Assignment 20

"There are no facts, only interpretations." -- (Frederick Nietzsche )

Math History Tidbit:

The ancient Greeks were masters of geometry, but they shied away from the concept of the infinite. No one was more influential in promoting a suspicion of the infinite than Zeno of Elea (ca 450 B.C.). Zeno produced mathematical paradoxes that seemed to prove that motion is impossible and that certain frequently observed events can't happen. Try as they might, the Greeks could not resolve Zeno's paradoxes, the most famous of which is The Achilles. Zeno "proved" that Achilles could not beat a tortoise in a race if the tortoise had a head start and continued to move, no matter how slowly. For, assuming that the tortoise is always moving forward, no matter how slowly, when Achilles got to a point where the tortoise previously had been, the tortoise was not there since it have moved on. Achilles could never pass the tortoise! (Can you resolve this one?)

For 2000 years, the concept of infinity puzzled even the greatest of mathematicians. It was Georg Cantor (1845- 1918) who finally resolved the mysteries of the infinite.

Herkimer's Corner


Why did Herkimer's pet crow sit on a telephone pole?

Answer: He wanted to make a long distance caw.

Herky 's friends:

JEAN E. US...this lady is absolutely brilliant.

JIM NASIUM ...this guy builds indoor athletic facilities.

Reading: Review Section 3.4, as necessary.

Exercises: Page 168/48

Page 169/4,5,6,7

Items for reflection:

Mathematical word analysis:
DIAMETER: From the Greek word diametros , meaning "line which measures through". In a circle, the diameter is a chord passing through the center. It's length can be used to "measure" the area and circumference of the circle.

Here is a typical linear programming problem.

PLANNING A FUNDRAISER: Your club plans to raise money by selling two sizes of fruit baskets. The plan is to buy small baskets for $10 and sell them for $16, and to buy large baskets for $15 and sell them for $25. The club president estimates that the club will sell at most 100 baskets. The club can afford to spend up to $1,200 to buy the baskets. Given the indicated constraints, and given that the club wants to maximize profits, find the number of large and small fruit baskets that should be purchased.

Executive Decision:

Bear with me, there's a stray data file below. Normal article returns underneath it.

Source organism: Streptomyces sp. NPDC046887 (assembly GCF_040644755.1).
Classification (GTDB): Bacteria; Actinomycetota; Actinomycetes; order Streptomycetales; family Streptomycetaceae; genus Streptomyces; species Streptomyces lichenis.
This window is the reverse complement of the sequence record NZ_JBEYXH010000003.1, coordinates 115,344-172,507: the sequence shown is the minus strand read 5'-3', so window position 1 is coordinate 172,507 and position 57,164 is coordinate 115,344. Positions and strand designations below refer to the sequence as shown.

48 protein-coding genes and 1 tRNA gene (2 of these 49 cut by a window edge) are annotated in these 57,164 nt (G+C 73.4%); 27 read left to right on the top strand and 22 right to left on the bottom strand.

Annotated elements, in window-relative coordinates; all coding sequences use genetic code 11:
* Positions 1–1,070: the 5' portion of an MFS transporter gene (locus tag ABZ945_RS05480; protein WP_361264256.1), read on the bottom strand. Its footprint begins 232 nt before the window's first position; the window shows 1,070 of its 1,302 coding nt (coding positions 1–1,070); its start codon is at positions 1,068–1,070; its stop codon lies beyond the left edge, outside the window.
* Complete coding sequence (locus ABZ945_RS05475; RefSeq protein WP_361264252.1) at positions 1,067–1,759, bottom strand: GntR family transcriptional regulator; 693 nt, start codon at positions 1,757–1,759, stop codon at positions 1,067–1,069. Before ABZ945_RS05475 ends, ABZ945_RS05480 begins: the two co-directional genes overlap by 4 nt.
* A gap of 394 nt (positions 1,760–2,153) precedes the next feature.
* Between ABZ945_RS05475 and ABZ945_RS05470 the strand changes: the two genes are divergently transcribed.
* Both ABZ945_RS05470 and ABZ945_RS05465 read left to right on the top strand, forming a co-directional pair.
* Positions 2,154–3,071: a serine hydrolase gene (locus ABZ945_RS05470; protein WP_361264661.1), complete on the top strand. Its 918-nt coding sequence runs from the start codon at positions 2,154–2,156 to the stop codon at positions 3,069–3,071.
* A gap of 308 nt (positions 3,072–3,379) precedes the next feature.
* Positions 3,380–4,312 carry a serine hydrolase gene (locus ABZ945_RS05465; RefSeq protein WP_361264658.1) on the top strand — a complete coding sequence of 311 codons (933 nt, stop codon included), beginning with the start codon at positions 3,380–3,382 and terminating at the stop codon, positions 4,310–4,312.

Let S be the number of small baskets purchased, and L be the number of large baskets purchased.

Constraints (in words):

L is non-negative.
S is non-negative.
L + S is at most 100.
10 S + 15L is at most 1,200.

What do we want to do?

OK, let's think here. MATH POWER requires thinking! If club members purchases L large baskets, and S small baskets, they will pay 10S + 15L dollars for the baskets. They will sell the baskets for 16S + 25L dollars. Hence, the profit P, in dollars will be P = (16S + 25L) - (10S + 15L) = 6S + 10L. Our goal is to maximize P, where

P = 6S + 10L.

To solve this graphically, we can make another executive decision and find those points (S,L) that satisfy the stated constraints. Note that the executive decisions comes in deciding that S will be represented on the horizontal (x) axis, and L will be represented on the vertical (y) axis.

You should now realize that you want all points on or to the right of the line S = 0, and all points on or above the line L = 0, and all points on or below the line L + S = 100, and all points on or below the line 10S + 15L = 1,200.

If you use math power, you can find these points are contained on or within a quadrilateral with vertices (0,0), (0,80), (60,40), and (100,0).

At (0,0), P = 6(0) + 10(0) = 0 (dollars).
At (0,80), P = 6(0) + 10(80) = 800 (dollars).
At (60,40), P = 6(60) + 10(40) = 760 (dollars).
At (100,0), P = 6(100) + 10(0) = 600 (dollars).

Conclusion:

Given the indicated constraints, the club should buy 80 large baskets and sell them for a profit of $800.

=====================================

We live in a capitalistic society. Math power is important.

Problem: Assume you have $25,000 to invest. Your financial advisor recommends that at least $15,000 be placed in Treasury bills yielding 6% and at most $5,000 in corporate bonds yielding 9%. Subject to these constraints, how much money should be put in each investment so that interest income is maximized?

Solution (with communication):

If x is the amount invested in Treasury bills, and y is the amount invested in corporate bonds, then interest income, I, is

I = 0.06x + 0.09y

The goal is to maximize I subject to the constraints

0 x
0 y
x + y 25,000
15,000 x
y 5,000

The feasible region for I is determined by the lines x = 0, y = 0, x+y = 25,000, x = 15,000, and y = 5,000. Graphing these lines and noting the constraints, the feasible region is the interior of a quadrilateral with vertices at (15000,5000), (20000,5000), (25000,0), and (15000,0).

At (15000,5000), I = 0.06(15000) + 0.09(5000) = 1,350 (dollars).
At (20000,5000), I = 0.06(20000) + 0.09(5000) = 1,650 (dollars).
At (25000,0), I = 0.06(25000) + 0.09(0) = 1,500 (dollars).
At (15000,0), I = 0.06(15000) + 0.09(0) = 900 (dollars).

Conclusion: Subject to the indicated constraints, the maximum interest income is $1,650. This will be obtained when $20,000 is invested in Treasury bills yielding 5%, and $5,000 is invested in corporate bonds yielding 9%.